The hibiscus shrub, in its many gorgeous varieties, was never more popular than now. It came first from the tropics, and so needs protection against frosts. Flowering time is 3 months in Melbourne and almost 6 months in warmer parts. It does best of all by the sea.

How to care for a hibiscus plant

Hibiscus bushes can be planted all the year round out of containers. They need well-drained soil and like to be watered often.

Don’t put them among other shrubs so that they have to compete for food and light.

Preparation of the hole is important. Dig it about twice the size of the container in which you bought your young shrub.

Fork the soil in the bottom of the hole, but if you have heavy, clayey soil don’t dig into the subsoil, as this would result in water lying at the foot of the plant, causing possibly fatal collar-rot.

Mix 1 or 2 shovelfuls of rotted cow manure, fowl manure, or mushroom mulch with the soil you have taken out of the hole. Cut the tin down both sides. Put a shovelful of mixed soil back in the hole, lift the plant gently from the tin, and place it in position.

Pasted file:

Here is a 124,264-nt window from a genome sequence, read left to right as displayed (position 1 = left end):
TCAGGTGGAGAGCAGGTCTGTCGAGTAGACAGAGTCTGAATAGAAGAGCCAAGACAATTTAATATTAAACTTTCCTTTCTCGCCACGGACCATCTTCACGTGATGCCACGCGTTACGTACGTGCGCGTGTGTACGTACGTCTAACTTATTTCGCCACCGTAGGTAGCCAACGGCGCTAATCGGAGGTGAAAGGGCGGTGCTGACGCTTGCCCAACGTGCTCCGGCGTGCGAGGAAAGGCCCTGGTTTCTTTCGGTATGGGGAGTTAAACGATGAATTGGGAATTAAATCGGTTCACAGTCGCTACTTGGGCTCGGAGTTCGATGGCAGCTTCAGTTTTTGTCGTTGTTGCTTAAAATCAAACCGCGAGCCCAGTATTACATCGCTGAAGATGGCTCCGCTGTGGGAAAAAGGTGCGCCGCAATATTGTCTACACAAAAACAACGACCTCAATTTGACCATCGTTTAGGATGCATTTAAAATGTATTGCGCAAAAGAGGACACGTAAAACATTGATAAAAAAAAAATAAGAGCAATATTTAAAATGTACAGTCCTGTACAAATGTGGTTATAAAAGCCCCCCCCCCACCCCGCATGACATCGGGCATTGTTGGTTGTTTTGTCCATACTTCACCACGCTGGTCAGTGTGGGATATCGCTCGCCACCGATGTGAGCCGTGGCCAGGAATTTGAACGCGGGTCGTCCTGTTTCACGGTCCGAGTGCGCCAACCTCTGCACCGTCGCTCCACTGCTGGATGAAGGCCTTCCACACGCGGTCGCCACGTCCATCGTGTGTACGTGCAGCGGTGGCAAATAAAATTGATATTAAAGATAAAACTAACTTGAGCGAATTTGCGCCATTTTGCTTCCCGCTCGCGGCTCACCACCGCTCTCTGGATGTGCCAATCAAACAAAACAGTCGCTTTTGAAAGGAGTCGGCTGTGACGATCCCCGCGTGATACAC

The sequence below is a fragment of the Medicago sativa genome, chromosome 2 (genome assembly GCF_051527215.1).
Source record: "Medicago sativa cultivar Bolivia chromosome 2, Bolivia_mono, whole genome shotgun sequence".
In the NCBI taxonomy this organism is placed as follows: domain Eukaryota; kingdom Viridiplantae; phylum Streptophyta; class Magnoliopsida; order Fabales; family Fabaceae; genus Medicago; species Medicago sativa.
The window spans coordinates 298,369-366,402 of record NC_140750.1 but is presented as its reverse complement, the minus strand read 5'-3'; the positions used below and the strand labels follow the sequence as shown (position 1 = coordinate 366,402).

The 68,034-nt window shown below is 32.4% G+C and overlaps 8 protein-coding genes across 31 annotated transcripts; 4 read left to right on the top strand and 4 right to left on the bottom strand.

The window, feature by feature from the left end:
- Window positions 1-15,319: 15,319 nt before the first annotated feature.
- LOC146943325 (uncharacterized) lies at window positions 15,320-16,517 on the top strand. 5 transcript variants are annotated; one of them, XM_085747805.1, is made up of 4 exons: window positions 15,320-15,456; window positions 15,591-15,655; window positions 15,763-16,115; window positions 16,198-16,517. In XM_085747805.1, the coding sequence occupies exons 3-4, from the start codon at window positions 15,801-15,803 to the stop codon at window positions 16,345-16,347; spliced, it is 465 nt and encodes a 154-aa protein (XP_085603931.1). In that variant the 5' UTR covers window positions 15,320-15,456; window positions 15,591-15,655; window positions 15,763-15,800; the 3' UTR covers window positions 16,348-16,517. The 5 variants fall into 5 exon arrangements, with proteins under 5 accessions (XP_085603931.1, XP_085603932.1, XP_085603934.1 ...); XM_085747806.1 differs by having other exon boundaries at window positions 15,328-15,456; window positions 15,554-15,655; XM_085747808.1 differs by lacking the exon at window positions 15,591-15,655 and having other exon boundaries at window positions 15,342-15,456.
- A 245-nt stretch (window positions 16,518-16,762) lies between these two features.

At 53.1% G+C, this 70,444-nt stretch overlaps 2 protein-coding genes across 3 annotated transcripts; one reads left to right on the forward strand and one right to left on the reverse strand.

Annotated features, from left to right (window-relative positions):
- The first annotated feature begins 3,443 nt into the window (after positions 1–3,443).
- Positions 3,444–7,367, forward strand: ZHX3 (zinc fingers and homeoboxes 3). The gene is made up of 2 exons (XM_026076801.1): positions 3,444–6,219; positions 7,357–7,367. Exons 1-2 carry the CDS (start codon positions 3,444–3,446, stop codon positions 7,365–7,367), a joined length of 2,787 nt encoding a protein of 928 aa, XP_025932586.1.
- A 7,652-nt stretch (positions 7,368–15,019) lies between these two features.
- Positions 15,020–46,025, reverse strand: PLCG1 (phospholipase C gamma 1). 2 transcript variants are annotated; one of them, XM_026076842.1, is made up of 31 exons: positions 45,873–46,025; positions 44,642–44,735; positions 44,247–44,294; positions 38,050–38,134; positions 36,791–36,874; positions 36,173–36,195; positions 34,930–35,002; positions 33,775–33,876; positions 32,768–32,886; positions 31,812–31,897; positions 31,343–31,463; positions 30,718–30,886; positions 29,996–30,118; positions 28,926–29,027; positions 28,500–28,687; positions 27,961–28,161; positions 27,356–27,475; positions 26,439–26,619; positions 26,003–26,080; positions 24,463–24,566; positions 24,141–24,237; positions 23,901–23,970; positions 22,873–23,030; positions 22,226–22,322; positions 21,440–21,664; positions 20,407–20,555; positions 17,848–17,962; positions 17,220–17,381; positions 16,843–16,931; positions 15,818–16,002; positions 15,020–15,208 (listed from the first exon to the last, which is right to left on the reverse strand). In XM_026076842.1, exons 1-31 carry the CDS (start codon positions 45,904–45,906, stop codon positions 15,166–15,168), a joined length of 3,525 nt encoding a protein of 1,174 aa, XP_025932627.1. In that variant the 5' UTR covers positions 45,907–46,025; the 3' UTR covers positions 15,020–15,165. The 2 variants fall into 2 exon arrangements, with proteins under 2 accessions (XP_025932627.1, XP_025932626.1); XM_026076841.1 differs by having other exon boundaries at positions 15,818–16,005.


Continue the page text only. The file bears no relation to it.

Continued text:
Fill in around the roots with the rest of the mixed soil and press lightly.

Hibiscus Care


This is the time for pruning – usually the first weeks of September. Cut back well-grown hibiscus shrubs about one-third all over.

Trim the shoots just above a node or leaf-bud that faces toward the center. Always use sharp secateurs. When the young shoots have sprouted about four inches, pinch out the tips; when another sprouting of about two inches grows, pinch the tips out again.

After pruning, fertilize the shrub well with cow manure, fowl manure, or mushroom compost.

In October or November do it again with a complete fertilizer, but don’t be heavy-handed. Spray with Malathion, Wellspray, or Albarol (white oil).

The aphis and the hibiscus weevil are the worst enemies.


The shrub should be growing well. Apply a little more fertilizer now, preferably Nitrophoska.

Do this monthly if the weather is dry, fortnightly if it’s wet.

A mulch of leaf mold, straw, or mushroom compost keeps the sun’s heat from the roots in sandy soil and aids in retaining moisture and preventing bud-drop and leaf-drop.

Keep the mulch away from the trunk of the shrub to guard against white scale or damp off at ground level.


The best blooms come in the autumn, so give light applications of complete fertilizer every 2 weeks. Moreover, fertilizer at this time of year builds up a supply of food to keep the shrub going through winter.


Don’t feed or cut your hibiscus during winter. Wait until spring.

A spray of Isotox, Chlordane, and Zineb every 2 months will be sufficient (they are compatible for mixing together).

Be sure to water the shrub at least 3 hours before spraying or fertilizing.

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